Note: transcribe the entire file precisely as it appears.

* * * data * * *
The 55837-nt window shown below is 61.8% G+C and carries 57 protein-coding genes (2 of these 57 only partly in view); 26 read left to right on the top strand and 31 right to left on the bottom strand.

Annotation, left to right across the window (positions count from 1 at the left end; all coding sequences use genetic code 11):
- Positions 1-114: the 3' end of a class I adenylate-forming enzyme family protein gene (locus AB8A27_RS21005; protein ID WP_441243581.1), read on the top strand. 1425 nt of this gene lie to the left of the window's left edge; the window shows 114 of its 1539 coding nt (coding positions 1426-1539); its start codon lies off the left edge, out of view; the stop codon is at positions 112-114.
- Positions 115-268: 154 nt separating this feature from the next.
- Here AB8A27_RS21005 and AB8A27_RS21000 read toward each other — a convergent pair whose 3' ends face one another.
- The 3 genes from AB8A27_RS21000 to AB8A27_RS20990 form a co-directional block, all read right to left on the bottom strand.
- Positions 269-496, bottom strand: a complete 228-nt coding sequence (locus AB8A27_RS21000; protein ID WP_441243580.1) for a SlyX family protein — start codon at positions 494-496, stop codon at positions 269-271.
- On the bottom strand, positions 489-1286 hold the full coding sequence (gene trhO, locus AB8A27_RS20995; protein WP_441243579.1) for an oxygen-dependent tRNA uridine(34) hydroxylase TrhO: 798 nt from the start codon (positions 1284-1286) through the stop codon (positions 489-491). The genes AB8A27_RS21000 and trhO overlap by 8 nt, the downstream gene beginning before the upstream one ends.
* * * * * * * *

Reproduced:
The 55837-nt window shown below is 61.8% G+C and carries 57 protein-coding genes (2 of these 57 only partly in view); 26 read left to right on the top strand and 31 right to left on the bottom strand.

Annotation, left to right across the window (positions count from 1 at the left end; all coding sequences use genetic code 11):
- Positions 1-114: the 3' end of a class I adenylate-forming enzyme family protein gene (locus AB8A27_RS21005; protein ID WP_441243581.1), read on the top strand. 1425 nt of this gene lie to the left of the window's left edge; the window shows 114 of its 1539 coding nt (coding positions 1426-1539); its start codon lies off the left edge, out of view; the stop codon is at positions 112-114.
- Positions 115-268: 154 nt separating this feature from the next.
- Here AB8A27_RS21005 and AB8A27_RS21000 read toward each other — a convergent pair whose 3' ends face one another.
- The 3 genes from AB8A27_RS21000 to AB8A27_RS20990 form a co-directional block, all read right to left on the bottom strand.
- Positions 269-496, bottom strand: a complete 228-nt coding sequence (locus AB8A27_RS21000; protein ID WP_441243580.1) for a SlyX family protein — start codon at positions 494-496, stop codon at positions 269-271.
- On the bottom strand, positions 489-1286 hold the full coding sequence (gene trhO, locus AB8A27_RS20995; protein WP_441243579.1) for an oxygen-dependent tRNA uridine(34) hydroxylase TrhO: 798 nt from the start codon (positions 1284-1286) through the stop codon (positions 489-491). The genes AB8A27_RS21000 and trhO overlap by 8 nt, the downstream gene beginning before the upstream one ends.